Clearly, there are very significant problems which need to be addressed, but we do not want to stop using these technologies; indeed, we want to move rapidly forward, exploring ways to capitalise on how best we can make use of them as sources of new clean energy. However, as we increasingly use these green energy sources, we have to acknowledge that new and emerging risks are coming down the track.
I accept that there are many rules and regulations that already govern the sale and use of these products, but the warning signs are there that the regulations we currently have—those designed to keep us safe—are not keeping pace with the real-world application of these new technologies.
Interestingly, the National Fire Chiefs Council recently said, very significantly, that
“the problem has ‘blind sided’ conventional systems processes and solutions”.
In other words, we need to look for a new way forward—and that is all that the amendment I am proposing does. It asks the Government to look into the issue and to bring forward a report as soon as possible. Nothing could be simpler than that, but it is what a lot of people would like to see happen. I beg to move.
I thank the noble Lord for bringing this information to our attention. Some interesting reports documenting the risks are available, and I refer particularly to the report from the Institution of Fire Engineers on solar power fire risk and to batteryfiresafety.co.uk.
I have a couple of points to add to the comments already made as to whether it would be worth directing information about the storage of the batteries. It should be highlighted in particular that batteries are often stored in garages next to parked cars, which can have similar battery systems, and will not always be easily accessible.
The risks of lithium ion batteries from a fire safety perspective apparently have been well documented. However, the other element is that the risk with lithium ion batteries is not just fire. Once the battery fails—I think the term is “runs away”—the cells usually start to give off smoke. Thermal runaway is the chemical process within the battery which produces heat, as well as flammable toxic chemical gases, very quickly, often before any flames arise.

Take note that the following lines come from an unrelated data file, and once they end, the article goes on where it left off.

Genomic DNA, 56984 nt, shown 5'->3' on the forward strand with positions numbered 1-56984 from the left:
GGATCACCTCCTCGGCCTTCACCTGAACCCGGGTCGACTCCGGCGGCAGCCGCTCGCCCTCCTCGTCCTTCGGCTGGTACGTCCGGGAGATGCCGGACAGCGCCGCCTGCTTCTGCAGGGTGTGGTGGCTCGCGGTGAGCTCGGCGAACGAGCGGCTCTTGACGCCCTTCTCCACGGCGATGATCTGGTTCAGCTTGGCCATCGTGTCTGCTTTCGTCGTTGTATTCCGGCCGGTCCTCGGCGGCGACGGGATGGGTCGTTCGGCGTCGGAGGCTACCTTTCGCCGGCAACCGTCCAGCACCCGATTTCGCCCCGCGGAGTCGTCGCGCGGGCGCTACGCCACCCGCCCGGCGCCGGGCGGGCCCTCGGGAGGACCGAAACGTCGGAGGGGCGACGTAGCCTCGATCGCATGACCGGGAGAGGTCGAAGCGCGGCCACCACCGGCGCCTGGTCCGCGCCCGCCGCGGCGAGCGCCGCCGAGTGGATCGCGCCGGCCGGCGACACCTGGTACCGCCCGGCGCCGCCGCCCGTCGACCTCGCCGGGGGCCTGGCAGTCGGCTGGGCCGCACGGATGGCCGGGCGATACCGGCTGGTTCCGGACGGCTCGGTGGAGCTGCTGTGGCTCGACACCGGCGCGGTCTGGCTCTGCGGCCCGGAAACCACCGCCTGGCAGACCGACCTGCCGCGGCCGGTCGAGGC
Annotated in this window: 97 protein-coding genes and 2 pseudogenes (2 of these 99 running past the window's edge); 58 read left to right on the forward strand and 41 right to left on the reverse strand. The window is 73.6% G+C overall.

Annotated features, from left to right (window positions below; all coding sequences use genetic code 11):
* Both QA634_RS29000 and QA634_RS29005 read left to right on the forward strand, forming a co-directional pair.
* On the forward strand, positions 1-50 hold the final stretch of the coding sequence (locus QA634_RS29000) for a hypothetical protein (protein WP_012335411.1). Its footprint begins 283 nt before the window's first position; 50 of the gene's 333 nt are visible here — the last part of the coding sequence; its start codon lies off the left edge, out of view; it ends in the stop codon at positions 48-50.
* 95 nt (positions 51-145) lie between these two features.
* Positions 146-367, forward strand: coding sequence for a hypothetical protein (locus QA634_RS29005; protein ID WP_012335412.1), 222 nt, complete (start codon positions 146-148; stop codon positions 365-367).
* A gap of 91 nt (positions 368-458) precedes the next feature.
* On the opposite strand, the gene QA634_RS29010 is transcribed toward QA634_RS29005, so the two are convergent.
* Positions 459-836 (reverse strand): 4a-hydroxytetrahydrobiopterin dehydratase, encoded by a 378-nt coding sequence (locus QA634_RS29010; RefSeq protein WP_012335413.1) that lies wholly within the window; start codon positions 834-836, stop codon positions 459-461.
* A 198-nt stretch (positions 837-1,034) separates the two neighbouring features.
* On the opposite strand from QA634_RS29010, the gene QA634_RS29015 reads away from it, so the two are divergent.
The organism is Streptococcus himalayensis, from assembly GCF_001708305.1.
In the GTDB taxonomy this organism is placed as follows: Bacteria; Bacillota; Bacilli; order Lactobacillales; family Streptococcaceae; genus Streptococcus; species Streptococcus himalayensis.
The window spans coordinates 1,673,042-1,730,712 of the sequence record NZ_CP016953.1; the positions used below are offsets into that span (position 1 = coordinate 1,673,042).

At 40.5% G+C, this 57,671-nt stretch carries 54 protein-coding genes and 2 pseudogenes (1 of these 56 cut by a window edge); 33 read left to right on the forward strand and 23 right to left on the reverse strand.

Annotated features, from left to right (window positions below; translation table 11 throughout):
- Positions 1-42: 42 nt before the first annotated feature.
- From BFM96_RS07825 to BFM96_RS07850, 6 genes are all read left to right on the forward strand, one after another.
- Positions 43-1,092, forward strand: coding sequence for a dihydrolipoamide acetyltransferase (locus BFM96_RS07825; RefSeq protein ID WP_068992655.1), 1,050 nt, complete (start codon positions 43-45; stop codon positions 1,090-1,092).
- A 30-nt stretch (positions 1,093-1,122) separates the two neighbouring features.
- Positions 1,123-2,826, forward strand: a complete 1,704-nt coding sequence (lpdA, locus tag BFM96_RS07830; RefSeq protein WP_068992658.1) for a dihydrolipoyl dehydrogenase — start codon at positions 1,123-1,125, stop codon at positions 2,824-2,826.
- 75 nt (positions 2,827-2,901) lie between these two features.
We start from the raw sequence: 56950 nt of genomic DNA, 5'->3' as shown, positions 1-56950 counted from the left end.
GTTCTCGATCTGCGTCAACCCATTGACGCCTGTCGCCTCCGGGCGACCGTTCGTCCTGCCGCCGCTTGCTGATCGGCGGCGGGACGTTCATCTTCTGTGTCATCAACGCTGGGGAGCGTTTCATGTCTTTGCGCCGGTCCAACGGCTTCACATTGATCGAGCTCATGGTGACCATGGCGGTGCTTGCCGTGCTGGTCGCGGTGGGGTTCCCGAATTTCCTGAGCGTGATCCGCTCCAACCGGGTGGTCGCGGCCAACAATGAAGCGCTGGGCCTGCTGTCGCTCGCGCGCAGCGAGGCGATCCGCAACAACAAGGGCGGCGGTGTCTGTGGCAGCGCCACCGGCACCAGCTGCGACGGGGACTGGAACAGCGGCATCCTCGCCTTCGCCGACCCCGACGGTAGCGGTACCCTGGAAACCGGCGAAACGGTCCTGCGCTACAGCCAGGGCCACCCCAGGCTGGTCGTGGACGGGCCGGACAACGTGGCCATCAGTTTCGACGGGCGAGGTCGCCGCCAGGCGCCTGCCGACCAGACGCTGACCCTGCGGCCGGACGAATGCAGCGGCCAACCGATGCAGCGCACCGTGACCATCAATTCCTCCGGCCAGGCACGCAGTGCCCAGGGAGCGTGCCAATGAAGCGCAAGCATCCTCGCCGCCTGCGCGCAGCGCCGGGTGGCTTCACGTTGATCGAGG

I think it is fair to say that, although the information is out there, it has not been properly documented. I wonder whether the health and safety considerations of the increasing use of these batteries and solar panels have been taken on board. Does the Minister think that there is a problem and, if the answer is yes, what does she propose to do about it?
My Lords, I thank the noble Lord for his amendment on requesting a report into the fire risks of photovoltaic panels, lithium ion battery storage facilities and similar technologies. I was delighted to hear of his welcome in the Budget for the VAT exemptions.
First, I reassure the noble Lord that the health and safety regimes surrounding net-zero technologies are a priority for the Government. All electrical equipment requires safe installation and use. The Government recognise the importance of net-zero technologies such as electricity storage and solar PV in their ability to help us to use energy more flexibly and decarbonise our electricity system cost-effectively.
The data collected so far indicates that the risk from solar PV fires is low. However, it is right that we work with the industry to understand why any incidents happen and help to stop future occurrences. Over a three-year period and an overall cost of £135,000, the Government commissioned the Building Research Establishment to develop new guidelines for PV system installers, designers and the fire services, with the aim of making solar PV even safer. In February this year, the RISC Authority, the Microgeneration Certification Scheme and Solar Energy UK published an updated joint code of practice on recommendations for fire risk prevention in UK solar systems. Grid-scale lithium ion battery energy storage systems are covered by a robust regulatory framework, which requires manufacturers to ensure that products are safe before they are placed on the market and installed correctly, and that any safety issues found after products are on the market or after installations are dealt with.